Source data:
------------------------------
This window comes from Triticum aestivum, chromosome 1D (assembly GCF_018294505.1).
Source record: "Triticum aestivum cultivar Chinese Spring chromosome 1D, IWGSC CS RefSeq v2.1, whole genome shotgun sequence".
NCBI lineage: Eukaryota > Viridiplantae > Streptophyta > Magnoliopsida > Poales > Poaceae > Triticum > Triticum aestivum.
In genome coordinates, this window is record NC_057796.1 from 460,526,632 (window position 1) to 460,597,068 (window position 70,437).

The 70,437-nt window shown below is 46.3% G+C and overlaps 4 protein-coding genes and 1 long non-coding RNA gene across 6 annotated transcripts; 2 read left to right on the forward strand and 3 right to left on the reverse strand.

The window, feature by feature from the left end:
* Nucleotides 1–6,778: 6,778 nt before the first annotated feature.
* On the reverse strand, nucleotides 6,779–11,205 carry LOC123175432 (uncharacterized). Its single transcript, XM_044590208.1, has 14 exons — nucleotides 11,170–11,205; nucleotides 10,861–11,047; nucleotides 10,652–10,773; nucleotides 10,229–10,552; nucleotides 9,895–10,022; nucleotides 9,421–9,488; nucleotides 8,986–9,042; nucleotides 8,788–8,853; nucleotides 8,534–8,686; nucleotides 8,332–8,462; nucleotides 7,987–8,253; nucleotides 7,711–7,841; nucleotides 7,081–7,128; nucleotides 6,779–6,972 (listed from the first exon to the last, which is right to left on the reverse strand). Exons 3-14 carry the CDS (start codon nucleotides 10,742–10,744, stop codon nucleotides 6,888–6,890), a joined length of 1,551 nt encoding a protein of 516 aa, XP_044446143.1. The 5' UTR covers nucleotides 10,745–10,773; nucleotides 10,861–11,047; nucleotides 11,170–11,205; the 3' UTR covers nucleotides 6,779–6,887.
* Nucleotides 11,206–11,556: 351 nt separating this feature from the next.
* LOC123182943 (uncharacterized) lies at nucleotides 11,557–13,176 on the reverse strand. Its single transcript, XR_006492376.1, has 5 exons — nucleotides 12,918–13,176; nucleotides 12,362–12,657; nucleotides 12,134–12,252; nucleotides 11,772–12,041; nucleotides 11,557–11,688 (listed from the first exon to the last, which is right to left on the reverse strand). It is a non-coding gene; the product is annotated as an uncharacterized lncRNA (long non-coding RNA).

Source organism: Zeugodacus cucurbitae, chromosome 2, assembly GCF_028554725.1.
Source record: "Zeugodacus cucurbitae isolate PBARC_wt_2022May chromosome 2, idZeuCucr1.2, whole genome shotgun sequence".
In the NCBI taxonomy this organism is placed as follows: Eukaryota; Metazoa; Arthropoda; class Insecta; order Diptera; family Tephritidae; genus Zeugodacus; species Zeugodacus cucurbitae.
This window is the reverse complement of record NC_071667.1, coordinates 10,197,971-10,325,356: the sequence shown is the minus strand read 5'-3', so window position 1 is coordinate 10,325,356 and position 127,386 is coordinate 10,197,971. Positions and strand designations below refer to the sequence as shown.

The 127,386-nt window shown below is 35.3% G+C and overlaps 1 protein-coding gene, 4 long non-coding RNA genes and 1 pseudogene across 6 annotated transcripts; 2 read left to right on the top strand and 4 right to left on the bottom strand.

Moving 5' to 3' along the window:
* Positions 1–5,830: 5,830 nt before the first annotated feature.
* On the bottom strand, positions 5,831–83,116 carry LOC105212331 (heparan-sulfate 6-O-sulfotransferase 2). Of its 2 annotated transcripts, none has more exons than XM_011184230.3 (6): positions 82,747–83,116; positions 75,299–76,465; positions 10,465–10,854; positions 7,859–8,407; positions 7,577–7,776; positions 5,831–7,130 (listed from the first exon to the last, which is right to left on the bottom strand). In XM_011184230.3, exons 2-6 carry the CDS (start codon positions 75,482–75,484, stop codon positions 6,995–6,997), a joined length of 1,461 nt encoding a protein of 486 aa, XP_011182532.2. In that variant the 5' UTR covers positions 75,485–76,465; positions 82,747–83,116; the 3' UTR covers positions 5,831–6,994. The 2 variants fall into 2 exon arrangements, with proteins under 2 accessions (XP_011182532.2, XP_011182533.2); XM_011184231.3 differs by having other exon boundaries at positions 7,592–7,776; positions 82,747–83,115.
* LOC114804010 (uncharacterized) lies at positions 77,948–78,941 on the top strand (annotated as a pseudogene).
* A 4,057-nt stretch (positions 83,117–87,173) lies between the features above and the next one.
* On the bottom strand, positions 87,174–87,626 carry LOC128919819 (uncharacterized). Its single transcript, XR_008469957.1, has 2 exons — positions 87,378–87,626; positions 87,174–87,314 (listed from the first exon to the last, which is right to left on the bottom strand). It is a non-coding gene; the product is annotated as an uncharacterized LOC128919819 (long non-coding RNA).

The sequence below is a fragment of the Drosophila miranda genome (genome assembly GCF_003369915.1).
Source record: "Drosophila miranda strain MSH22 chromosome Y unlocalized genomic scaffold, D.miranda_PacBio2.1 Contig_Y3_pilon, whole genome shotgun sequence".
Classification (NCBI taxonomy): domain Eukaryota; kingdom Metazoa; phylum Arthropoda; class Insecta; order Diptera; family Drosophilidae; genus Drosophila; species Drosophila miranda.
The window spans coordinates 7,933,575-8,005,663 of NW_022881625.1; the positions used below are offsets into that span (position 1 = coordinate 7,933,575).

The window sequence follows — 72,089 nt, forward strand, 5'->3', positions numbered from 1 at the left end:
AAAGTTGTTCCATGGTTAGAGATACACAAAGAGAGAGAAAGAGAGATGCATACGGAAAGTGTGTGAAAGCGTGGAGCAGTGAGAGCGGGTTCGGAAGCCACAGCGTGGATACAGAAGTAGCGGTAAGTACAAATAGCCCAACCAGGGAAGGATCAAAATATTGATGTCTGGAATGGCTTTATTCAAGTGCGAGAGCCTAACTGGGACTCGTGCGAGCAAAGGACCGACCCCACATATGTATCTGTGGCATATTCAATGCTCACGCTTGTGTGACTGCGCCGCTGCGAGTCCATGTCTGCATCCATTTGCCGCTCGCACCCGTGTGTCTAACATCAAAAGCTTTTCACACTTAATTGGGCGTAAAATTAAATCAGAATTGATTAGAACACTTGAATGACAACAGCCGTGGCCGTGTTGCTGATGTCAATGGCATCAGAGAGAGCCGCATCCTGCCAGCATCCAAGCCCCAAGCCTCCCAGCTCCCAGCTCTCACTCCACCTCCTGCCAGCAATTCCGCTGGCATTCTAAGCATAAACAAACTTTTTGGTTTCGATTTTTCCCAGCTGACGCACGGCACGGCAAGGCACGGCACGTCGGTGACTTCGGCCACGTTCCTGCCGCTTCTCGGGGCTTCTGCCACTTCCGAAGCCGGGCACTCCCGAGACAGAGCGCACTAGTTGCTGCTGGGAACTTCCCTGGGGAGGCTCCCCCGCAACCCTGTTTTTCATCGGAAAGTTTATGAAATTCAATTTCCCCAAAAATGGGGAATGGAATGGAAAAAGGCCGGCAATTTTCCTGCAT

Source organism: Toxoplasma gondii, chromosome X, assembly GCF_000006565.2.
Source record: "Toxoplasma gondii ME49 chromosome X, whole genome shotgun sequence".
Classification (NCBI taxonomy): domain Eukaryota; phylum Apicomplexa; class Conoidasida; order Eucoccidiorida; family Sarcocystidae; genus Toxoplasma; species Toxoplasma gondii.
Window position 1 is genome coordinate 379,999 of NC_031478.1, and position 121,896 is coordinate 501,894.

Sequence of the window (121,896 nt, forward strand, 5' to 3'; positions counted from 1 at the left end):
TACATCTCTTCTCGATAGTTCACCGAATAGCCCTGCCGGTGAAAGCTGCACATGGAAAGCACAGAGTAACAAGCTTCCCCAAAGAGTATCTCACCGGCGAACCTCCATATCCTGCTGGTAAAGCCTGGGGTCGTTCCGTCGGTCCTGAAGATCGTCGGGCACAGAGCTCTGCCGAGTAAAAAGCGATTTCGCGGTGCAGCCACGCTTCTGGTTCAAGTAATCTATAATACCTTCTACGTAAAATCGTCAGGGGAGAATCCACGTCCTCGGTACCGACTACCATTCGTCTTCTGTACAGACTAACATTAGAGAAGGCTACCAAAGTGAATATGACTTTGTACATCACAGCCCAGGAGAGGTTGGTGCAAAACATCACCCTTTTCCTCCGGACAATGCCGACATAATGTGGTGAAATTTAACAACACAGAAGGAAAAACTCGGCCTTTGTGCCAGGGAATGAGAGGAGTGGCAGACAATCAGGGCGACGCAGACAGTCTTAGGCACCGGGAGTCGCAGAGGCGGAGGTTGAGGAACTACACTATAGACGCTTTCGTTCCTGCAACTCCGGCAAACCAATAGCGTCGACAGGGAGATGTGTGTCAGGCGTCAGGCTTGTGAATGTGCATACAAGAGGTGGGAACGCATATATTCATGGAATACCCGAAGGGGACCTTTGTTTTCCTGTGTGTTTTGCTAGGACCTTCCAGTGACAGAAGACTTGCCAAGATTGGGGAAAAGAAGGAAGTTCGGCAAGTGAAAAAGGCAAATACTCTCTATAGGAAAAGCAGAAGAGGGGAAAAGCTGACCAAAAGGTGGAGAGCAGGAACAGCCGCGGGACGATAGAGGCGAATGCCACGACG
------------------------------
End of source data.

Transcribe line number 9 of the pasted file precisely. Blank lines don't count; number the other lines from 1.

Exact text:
* Nucleotides 11,206–11,556: 351 nt separating this feature from the next.